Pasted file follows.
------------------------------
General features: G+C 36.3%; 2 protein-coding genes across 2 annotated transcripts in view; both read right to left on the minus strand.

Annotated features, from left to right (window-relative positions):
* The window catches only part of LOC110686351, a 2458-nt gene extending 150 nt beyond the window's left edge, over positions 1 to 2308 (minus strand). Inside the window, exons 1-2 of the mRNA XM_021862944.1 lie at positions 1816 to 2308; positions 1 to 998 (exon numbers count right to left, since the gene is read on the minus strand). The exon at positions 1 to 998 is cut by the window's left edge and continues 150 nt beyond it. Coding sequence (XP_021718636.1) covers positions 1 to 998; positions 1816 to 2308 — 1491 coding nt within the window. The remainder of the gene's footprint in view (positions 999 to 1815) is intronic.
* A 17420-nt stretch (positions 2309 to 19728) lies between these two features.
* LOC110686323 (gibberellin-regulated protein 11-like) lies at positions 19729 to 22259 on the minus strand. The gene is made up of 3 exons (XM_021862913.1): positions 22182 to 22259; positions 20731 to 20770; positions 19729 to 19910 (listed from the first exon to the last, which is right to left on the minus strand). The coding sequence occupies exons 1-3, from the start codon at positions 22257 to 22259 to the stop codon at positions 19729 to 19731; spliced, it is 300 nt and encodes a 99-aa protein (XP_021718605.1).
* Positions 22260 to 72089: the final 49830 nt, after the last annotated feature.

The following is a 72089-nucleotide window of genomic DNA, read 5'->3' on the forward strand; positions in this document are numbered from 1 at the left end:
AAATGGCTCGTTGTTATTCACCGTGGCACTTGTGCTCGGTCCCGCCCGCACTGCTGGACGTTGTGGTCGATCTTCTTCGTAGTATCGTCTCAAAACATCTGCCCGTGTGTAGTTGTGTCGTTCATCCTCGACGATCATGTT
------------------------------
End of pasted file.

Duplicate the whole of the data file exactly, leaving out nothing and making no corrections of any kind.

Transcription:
General features: G+C 36.3%; 2 protein-coding genes across 2 annotated transcripts in view; both read right to left on the minus strand.

Annotated features, from left to right (window-relative positions):
* The window catches only part of LOC110686351, a 2458-nt gene extending 150 nt beyond the window's left edge, over positions 1 to 2308 (minus strand). Inside the window, exons 1-2 of the mRNA XM_021862944.1 lie at positions 1816 to 2308; positions 1 to 998 (exon numbers count right to left, since the gene is read on the minus strand). The exon at positions 1 to 998 is cut by the window's left edge and continues 150 nt beyond it. Coding sequence (XP_021718636.1) covers positions 1 to 998; positions 1816 to 2308 — 1491 coding nt within the window. The remainder of the gene's footprint in view (positions 999 to 1815) is intronic.
* A 17420-nt stretch (positions 2309 to 19728) lies between these two features.
* LOC110686323 (gibberellin-regulated protein 11-like) lies at positions 19729 to 22259 on the minus strand. The gene is made up of 3 exons (XM_021862913.1): positions 22182 to 22259; positions 20731 to 20770; positions 19729 to 19910 (listed from the first exon to the last, which is right to left on the minus strand). The coding sequence occupies exons 1-3, from the start codon at positions 22257 to 22259 to the stop codon at positions 19729 to 19731; spliced, it is 300 nt and encodes a 99-aa protein (XP_021718605.1).
* Positions 22260 to 72089: the final 49830 nt, after the last annotated feature.

The following is a 72089-nucleotide window of genomic DNA, read 5'->3' on the forward strand; positions in this document are numbered from 1 at the left end:
AAATGGCTCGTTGTTATTCACCGTGGCACTTGTGCTCGGTCCCGCCCGCACTGCTGGACGTTGTGGTCGATCTTCTTCGTAGTATCGTCTCAAAACATCTGCCCGTGTGTAGTTGTGTCGTTCATCCTCGACGATCATGTT